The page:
3. A thermocouple and lead connection therefor comprising an outer metallic tubular thermocouple member, an inner metallic thermocouple member disposed within said outer thermocouplemember and rigidly joined at one end to one end of said outer thermocouple member to form a thermal junction adapted to be heated, the opposite end of said inner thermocouple member extending beyond the opposite end of said outer thermocouple member, an inner lead conductor joined to the extending end of said inner thermocouple member to form an internal thermal junction beyond the end of said outer thermocouple member, an outer tubular lead conductor enclosing said inner lead conductor and said internal thermal junction and rigidly joined to said outer thermocouple member between said rst and second thermal junctions, said outertubular lead conductor being of reduced diameter closely to enclose said inner lead conductor and enlarged adjacent the end joined to the outer thermocouple member to form a single wall enclosure of enlarged diameter about said internal thermal junction and the adjacent end of the inner thermocouple member with the inside of said single wall enclosure Vdirectly exposed to the internal thermal junction vand the outside externally exposed, said single wall enclosure being of a character thermally to insulate said internal thermal junction and maintain the heat transmitted to said junction when said rst thermal junction is heated so that the dierence in temperature between said rst thermal junction and said internal thermal junction is more quickly reduced when the heating of said first junction is discontinued.

4. In combination, a burner head adapted to be connected to a fuel supply conduit and having flame port means therein, a thermocouple comprising an outer metallic tubular thermocouple member, an inner metallic thermocouple member disposed within said tubular thermocouple member and joined to the end thereof to form a rst thermal junction, a tubular conductor member connected to said outer tubular thermocouple member to form a second thermal junction, an internally disposed conductor extending through said tubular conductor and connected to said inner thermocouple member to form an enclosed third thermal junction for the thermocouple, said tubular conductor member and said `internally disposed conductor forming a lead cir- `cuit connection for the outer and inner members of the thermocouple, and a bracket member on said burner head and cooperating with one oi' said tubular members to support the thermocouple in position on said burner head with the first thermal junction between said inner thermocouple member and said tubular thermocouple member in proximity to the flame port means in said burner head.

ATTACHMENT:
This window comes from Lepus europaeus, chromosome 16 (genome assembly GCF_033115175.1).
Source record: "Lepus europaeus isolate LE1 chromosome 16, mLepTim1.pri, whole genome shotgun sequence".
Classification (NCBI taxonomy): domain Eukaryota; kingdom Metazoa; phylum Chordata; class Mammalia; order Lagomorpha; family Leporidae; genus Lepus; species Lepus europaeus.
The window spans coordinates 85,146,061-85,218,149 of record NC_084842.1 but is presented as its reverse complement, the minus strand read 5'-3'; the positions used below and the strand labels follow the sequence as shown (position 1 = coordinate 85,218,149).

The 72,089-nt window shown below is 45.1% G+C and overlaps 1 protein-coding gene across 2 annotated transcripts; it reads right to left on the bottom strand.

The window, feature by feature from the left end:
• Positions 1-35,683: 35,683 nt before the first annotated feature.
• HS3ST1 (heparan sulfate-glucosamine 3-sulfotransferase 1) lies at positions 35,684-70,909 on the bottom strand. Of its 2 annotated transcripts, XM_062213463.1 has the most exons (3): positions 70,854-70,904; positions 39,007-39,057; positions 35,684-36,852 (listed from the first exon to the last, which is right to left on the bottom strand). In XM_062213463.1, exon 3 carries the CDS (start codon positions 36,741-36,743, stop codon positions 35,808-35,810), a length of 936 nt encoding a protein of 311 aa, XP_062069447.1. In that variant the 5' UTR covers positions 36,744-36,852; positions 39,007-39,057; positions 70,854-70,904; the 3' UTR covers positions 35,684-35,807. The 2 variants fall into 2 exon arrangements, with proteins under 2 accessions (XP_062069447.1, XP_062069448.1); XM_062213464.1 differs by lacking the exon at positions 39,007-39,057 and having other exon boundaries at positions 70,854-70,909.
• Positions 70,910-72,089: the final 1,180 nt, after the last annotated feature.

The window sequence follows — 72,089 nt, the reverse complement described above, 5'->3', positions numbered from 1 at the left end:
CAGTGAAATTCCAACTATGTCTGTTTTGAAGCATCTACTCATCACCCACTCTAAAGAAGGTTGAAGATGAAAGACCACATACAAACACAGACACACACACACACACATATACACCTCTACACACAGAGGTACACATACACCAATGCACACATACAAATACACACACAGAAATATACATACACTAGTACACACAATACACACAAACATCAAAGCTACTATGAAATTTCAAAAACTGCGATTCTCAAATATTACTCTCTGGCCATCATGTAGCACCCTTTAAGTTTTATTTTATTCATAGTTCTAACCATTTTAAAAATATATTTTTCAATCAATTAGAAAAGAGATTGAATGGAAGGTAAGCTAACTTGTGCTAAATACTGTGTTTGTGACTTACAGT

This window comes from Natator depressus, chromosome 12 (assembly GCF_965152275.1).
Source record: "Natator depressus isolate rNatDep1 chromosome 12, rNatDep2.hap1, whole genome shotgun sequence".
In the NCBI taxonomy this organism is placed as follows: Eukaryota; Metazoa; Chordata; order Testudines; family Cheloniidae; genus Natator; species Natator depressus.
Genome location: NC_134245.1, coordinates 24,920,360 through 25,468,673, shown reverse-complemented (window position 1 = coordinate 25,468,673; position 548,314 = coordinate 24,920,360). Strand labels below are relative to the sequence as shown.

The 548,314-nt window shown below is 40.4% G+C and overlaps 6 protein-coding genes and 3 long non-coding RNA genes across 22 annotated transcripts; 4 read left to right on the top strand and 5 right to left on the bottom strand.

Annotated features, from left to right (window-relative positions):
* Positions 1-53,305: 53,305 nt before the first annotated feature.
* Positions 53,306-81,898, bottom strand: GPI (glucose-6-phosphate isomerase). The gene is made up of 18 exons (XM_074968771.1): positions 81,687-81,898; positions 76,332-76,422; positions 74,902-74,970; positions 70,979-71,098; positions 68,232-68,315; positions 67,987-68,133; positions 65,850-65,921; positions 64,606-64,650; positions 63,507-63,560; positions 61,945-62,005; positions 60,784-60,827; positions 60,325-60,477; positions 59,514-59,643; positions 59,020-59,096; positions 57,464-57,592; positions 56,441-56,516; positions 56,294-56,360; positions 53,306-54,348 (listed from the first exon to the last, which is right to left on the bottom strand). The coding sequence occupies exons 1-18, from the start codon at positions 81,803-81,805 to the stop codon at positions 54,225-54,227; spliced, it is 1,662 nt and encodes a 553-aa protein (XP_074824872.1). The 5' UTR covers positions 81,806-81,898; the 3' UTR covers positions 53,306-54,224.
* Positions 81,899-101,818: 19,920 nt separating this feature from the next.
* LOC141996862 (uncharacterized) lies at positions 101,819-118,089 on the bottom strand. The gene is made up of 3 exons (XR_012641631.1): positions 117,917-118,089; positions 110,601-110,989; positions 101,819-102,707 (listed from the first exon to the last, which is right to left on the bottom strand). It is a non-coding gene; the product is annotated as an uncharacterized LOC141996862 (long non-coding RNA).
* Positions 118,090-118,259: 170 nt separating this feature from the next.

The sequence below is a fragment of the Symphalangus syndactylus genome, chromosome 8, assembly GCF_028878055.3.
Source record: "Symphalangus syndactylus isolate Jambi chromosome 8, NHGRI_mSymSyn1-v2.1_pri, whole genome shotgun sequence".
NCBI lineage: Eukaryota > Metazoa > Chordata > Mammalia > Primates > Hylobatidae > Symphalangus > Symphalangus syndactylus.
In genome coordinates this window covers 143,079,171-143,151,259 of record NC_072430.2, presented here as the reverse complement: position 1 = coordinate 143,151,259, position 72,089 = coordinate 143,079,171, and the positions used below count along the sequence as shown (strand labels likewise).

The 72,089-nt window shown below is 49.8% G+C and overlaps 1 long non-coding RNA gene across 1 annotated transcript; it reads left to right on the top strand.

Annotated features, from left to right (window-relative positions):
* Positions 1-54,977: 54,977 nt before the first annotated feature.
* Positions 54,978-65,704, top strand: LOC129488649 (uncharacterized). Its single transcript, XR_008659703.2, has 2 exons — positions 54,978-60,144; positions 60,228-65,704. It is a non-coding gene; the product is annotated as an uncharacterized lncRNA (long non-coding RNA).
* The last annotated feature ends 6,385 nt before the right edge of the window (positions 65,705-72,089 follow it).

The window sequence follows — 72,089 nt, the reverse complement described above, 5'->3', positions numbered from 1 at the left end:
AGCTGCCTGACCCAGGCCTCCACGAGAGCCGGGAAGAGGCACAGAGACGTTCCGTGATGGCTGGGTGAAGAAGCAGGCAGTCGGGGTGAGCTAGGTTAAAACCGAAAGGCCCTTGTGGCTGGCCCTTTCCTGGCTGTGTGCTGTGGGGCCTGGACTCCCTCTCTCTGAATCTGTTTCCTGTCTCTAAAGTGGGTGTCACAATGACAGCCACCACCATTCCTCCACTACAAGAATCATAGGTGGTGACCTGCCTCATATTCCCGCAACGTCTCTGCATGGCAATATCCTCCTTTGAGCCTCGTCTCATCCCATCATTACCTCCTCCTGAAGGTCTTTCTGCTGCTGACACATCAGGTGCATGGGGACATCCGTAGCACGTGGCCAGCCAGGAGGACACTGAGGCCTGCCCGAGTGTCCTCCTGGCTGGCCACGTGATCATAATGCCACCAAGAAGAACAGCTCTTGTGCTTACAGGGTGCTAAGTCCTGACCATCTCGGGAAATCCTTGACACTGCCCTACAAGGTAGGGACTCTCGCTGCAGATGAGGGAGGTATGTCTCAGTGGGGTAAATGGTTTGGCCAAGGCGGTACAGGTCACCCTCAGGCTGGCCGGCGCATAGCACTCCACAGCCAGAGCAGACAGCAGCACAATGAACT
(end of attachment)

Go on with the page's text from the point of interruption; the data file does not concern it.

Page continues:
5. In combination, a burner head adapted to be connected to a fuel supply conduit and having a flame port therein, an outer tubular conductor member constituting a lead tube, an inner lead conductor extending through said'lead tube,

joined to said outer thermocouple member to form a thermal junction, said outer tubular conductor member being joined to the outer tubular thermocouple member to form a second thermal junction and said inner lead conductor being joined to said inner thermocouple member to form a. third thermal junction, and a bracket member on said burner head and cooperating with one of said tubular members to support the thermocouple with the thermal junction between the inner thermocouple member and the outer thermocouple member in proximity to the llame port means in the burner head, said bracket member enclosing the thermal junction between the outer tubular conductor member and the outer tubular thermocouple member.

OSCAR J. LEINS.

Referenced by
Citing PatentFiling datePublication dateApplicantTitle
US2691056 *Jul 25, 1950Oct 5, 1954Milwaukee Gas Specialty CoThermoelectric device having opposing thermoelectric generator
US2790021 *Nov 24, 1953Apr 23, 1957Milwaukee Gas Specialty CoThermoelectric generator
US2839593 *Apr 23, 1953Jun 17, 1958Young Cyril CharlesGas conversion assembly for a vaporizing oil burner
US2972653 *Nov 24, 1953Feb 21, 1961Minnesota Mining & MfgThermoelectric generator
US2972654 *Nov 24, 1953Feb 21, 1961Minnesota Mining & MfgThermoelectric generator
US3107721 *Feb 17, 1959Oct 22, 1963Antargaz Sa De Distrib De GazSafety device for radiation burners
US3333838 *Sep 17, 1962Aug 1, 1967Danfoss Ved Ing M ClausenThermocouple comprising planar sheet metal strip lead having a forward end which envelopes the other lead to form a hot junction and gas oven comprising said thermocouple
US7966099 *Dec 16, 2009Jun 21, 2011Liquidbreaker, LlcMonitoring and controlling water consumption and devices in a structure
US7970494 *Nov 20, 2009Jun 28, 2011Liquidbreaker, LlcSystems and methods for monitoring relief valve drain in hot water Heater
Classifications
U.S. Classification136/220, 136/228, 136/227, 431/80
International ClassificationF23N5/10, F23N5/02
Cooperative ClassificationF23N5/107
European ClassificationF23N5/10F